In another study, Harner found that 20% of the predicates in this special construct are definite. 

In conclusion, the absence of the article in such special constructs does not necessarily mean that such nouns are indefinite.  We cannot assume that John 1:1c must be translated “the Word was a god” simply on the basis of the absence of the article. 

The special rules which apply in the special grammatical construct of 1:1c is actually the opposite of what JWs would like it to be: 

As stated above, when a predicate without the article follows after the verb, the predicate is generally indefinite.  But the research mentioned above shows that THEOS (without the article) is more likely to be definite in this special construct than in the usual constructs.

Qualitative

Noun categories and the articles

Grammarians distinguish between:

Indefinite nouns, which identify any instance of a group or class.
Definite nouns, which identify a specific instance of a group.
Qualitative nouns, which attribute qualities of the noun to the subject of the sentence.

Qualitative nouns signify neither definiteness (a specific instance of a group), nor indefiniteness (any instance of a group).  It is, for example, possible to describe somebody, who is not actually a god, but who is a human being who is admired by many people for his or her god-like superhuman abilities, as “a god.”  In this case “god” is used in a qualitative sense; it does not identify the person as one of the gods.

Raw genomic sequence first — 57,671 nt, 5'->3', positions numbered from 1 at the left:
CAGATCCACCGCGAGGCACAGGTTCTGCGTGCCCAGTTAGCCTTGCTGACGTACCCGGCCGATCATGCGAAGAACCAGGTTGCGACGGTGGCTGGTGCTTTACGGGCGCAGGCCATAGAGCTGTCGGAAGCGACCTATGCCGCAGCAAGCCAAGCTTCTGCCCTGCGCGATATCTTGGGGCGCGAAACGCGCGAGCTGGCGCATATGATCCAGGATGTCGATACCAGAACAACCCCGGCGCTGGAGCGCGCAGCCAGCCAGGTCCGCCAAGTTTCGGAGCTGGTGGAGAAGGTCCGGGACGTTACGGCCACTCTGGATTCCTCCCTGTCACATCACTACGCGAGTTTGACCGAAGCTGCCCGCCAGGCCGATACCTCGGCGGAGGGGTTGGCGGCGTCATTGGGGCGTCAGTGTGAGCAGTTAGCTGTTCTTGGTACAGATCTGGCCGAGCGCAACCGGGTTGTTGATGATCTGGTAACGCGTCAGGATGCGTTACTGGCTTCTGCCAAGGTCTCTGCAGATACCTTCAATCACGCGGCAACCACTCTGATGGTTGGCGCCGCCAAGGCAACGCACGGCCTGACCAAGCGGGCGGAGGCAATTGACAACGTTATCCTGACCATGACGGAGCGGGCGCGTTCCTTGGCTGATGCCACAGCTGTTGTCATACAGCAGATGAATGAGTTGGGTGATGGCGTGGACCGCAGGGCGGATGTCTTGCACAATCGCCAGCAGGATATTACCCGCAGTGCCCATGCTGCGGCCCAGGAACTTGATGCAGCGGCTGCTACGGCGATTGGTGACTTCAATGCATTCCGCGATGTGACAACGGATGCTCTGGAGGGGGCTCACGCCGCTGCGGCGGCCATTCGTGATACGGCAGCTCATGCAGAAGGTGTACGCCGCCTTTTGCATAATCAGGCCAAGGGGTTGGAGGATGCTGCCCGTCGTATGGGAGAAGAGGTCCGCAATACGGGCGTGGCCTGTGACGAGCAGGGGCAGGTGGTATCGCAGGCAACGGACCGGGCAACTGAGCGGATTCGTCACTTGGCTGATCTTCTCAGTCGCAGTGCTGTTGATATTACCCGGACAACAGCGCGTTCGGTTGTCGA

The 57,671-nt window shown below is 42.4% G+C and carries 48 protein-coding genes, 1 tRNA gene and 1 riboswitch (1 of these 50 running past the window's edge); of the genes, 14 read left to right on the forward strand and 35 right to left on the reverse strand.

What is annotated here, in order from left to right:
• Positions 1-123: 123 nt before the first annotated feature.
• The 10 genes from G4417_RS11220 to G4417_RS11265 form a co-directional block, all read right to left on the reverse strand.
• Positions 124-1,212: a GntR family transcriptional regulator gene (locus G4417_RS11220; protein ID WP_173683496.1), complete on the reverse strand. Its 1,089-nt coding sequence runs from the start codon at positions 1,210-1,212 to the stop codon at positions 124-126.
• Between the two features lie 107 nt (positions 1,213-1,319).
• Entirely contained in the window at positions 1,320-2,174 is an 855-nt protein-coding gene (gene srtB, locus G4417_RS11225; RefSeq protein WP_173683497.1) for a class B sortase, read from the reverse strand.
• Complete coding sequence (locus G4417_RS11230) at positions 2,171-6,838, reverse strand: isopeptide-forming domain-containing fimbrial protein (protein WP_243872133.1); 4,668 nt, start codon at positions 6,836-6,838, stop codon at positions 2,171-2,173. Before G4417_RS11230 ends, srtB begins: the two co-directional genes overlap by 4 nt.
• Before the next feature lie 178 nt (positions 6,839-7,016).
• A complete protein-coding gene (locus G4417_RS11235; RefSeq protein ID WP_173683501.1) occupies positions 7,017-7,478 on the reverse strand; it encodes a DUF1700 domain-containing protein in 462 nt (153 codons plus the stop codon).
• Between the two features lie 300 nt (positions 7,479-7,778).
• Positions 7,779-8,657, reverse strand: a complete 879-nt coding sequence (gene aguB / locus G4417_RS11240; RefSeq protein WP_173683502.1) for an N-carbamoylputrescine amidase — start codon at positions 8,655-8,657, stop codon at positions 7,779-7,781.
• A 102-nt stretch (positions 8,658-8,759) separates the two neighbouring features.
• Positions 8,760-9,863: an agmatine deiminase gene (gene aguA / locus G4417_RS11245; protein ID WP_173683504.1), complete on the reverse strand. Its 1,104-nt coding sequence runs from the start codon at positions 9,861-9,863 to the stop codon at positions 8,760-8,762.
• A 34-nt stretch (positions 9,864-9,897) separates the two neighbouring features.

The articles help to distinguish between definite and indefinite nouns.  For instance, “a god” is an indefinite use of the noun and “the god” is a definite noun.  But the articles do not distinguish between indefinite and qualitative uses.  For example, if “he” is one of the Greek gods, then “he is a god” is indefinite.  But, as explained above, “he is a god” may also be qualitative.

Probably Qualitative